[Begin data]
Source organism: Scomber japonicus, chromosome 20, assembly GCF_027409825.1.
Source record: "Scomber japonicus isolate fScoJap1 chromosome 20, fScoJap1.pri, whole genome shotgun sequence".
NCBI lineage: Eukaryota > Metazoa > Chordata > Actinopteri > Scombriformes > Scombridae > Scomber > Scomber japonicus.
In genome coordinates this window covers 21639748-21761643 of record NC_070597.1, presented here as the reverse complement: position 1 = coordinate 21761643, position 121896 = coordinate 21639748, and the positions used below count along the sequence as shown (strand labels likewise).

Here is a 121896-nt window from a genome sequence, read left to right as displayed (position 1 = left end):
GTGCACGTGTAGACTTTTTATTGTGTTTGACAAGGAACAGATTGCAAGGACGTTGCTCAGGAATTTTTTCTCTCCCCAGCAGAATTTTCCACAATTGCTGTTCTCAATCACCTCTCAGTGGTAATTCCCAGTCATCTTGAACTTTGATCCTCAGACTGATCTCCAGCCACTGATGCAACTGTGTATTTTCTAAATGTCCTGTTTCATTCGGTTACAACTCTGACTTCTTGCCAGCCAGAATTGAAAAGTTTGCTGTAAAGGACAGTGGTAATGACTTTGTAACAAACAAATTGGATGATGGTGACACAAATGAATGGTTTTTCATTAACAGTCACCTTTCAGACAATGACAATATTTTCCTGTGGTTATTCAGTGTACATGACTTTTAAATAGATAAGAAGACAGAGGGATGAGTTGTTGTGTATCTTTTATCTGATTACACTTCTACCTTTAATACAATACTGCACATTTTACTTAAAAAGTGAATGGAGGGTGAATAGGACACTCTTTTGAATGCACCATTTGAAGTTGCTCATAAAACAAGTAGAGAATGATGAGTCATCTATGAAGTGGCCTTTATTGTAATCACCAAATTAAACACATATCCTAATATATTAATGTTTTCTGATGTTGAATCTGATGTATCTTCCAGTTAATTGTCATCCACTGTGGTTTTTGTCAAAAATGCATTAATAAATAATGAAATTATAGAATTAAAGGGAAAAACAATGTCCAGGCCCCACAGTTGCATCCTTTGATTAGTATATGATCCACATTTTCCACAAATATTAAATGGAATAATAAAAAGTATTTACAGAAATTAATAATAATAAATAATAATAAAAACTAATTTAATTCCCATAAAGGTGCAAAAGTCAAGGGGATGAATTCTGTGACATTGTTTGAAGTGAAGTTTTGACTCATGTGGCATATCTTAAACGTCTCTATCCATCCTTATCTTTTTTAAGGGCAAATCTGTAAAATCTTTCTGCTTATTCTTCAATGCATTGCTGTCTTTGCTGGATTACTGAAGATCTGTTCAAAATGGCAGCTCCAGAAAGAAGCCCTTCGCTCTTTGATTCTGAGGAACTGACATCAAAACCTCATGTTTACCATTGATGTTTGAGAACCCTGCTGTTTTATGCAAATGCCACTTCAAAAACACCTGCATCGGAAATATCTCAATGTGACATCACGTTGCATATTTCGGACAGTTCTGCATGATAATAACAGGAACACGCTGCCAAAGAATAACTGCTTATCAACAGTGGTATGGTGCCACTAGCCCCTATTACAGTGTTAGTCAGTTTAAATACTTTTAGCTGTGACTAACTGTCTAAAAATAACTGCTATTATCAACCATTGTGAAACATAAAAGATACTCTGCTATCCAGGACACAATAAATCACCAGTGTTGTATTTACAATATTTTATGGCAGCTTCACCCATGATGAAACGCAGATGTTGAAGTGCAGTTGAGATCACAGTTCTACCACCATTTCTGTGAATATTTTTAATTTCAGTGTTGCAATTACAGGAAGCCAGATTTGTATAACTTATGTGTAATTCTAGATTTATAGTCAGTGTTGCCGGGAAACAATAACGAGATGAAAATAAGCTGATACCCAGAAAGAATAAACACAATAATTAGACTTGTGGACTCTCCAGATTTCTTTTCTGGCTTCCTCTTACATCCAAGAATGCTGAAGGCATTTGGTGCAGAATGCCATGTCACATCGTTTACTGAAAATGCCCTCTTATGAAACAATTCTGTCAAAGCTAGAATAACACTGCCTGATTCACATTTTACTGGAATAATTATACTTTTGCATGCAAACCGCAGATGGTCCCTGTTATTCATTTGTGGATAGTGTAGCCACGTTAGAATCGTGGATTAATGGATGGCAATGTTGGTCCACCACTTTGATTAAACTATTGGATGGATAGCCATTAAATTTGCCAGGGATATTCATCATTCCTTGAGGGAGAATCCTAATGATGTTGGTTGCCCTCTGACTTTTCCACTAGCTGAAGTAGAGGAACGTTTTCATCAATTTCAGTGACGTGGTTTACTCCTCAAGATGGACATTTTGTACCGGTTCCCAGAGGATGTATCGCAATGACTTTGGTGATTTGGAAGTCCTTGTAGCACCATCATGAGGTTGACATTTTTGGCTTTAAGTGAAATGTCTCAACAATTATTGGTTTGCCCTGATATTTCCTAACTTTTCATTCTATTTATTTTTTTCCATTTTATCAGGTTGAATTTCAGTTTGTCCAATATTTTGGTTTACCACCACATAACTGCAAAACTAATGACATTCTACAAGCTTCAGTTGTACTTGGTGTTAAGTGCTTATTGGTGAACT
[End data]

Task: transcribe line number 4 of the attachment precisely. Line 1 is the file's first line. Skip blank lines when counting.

In genome coordinates this window covers 21639748-21761643 of record NC_070597.1, presented here as the reverse complement: position 1 = coordinate 21761643, position 121896 = coordinate 21639748, and the positions used below count along the sequence as shown (strand labels likewise).